Work hard, save money, trust the stock market, and retire at 65. For decades, this was the scenario for middle class success. But some millennials ask, âWhy should we wait so long? “
At the beginning of Play with fire (New World Library, January 2019) – the acronym stands for Financial Independence, Early Retirement – Scott Rieckens seemed to be living his dream in Southern California, accumulating the usual attributes of wealth. A successful entrepreneur, Rieckens and his wife had a happy marriage, a young daughter, a yacht club membership and a BMW. But he couldn’t shake a growing sense of worry; he was creatively smothered and stuck in an unhappy cycle of having to work harder to maintain his standard of living.
Not wanting to take the approach to middle-aged discomfort as a given, Rieckens did what comes naturally to most distressed millennials: he went online for answers. There, he wrote, he discovered the FIRE movement and a new objective: to reduce expenses enough to be able to live on the income generated by tax-optimized investments.
âMillennials are re-evaluating what financial success means to them by combining frugality, minimalism, digitalisation and low-cost smart investing to achieve financial freedom,â says Jason Gardner, editor of the New World Library.
A little over a year after starting to sue FIRE, Rieckens and his wife had given up on luxury cars and moved to a cheaper town in Oregon. Despite the acronym, members of the FIRE community do not retire in the traditional sense, writes Rieckens: Financial independence means having the flexibility to pursue one’s “true calling, whether or not it makes money.” .
For Rieckens and his wife, this vocation is to spend more time together raising their daughter. For Kristy Shen and Bryce Leung, the married authors of Stop like a millionaire (TarcherPerigee, July 2019) is to travel the world and write.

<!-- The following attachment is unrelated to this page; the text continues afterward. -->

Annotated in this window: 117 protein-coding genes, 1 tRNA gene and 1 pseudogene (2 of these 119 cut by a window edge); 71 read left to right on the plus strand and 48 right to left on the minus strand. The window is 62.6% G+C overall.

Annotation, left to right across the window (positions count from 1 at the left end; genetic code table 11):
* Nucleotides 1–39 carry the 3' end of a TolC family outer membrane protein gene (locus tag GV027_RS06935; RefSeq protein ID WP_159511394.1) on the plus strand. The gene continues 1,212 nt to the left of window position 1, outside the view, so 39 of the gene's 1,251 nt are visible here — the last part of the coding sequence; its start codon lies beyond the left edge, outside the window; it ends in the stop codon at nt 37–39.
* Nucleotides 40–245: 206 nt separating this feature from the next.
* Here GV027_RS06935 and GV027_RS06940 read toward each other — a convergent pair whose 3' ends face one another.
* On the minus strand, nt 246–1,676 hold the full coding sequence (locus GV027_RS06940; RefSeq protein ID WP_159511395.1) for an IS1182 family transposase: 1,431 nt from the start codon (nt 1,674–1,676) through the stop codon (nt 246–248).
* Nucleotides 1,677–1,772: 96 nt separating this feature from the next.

The book opens with Shen, a five-year-old in China, rummaging through a pile of medical waste for potential toys. Her family immigrated to Canada, where, she writes, her father raised her with the Chinese concept of chi ku, or “eating bitterness”, which she describes as “accepting and enduring pain without complaining”. She credits chi ku for giving her the strength to persevere, first as a child who did not speak English and was sometimes laughed at for being poor, then as a computer engineer who , despite his parents’ wishes, preferred to write mathematics. .
Once Shen entered the workplace, her story followed a similar pattern to Rieckens and other peers. She and Leung were exhausted from work all the time. The traditional next step would have been to buy a house, but in Toronto’s overheated market, she was worried about going into massive debt as their IT jobs became more precarious. In 2012, she writes, they discovered FIRE and calculated that if they invested all of their savings instead of using the money to buy a house, they could quit their jobs in three to five years.
It took even less time. In 2014, Shen was a 31-year-old millionaire and, she wrote, âWe are free! “
The FIRE Ambassadors have generated, well, a firestorm online. A New York Times article starring Rieckens and Shen alongside others who say they gave up the rat race too soon, like Elizabeth Willard Thames, author of Meet the Frugalwoods in 2018, ignited readers, who turned to the social media to say that these goals are only achievable by those who are already earning six figures. Bloomberg Notice summed up their position: âIf you’re going to downsize, it helps to have size to start. “
The two forthcoming books attempt to counter such criticism by supplementing the authors’ personal accounts with vignettes of those who started the FIRE path from lower incomes. Whatever the starting point, the financial formulas and charts, which depend on an ever-rebounding market, remain the same.
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A version of this article appeared in the 03/12/2018 issue of Editors Weekly under the title: Fire-lighter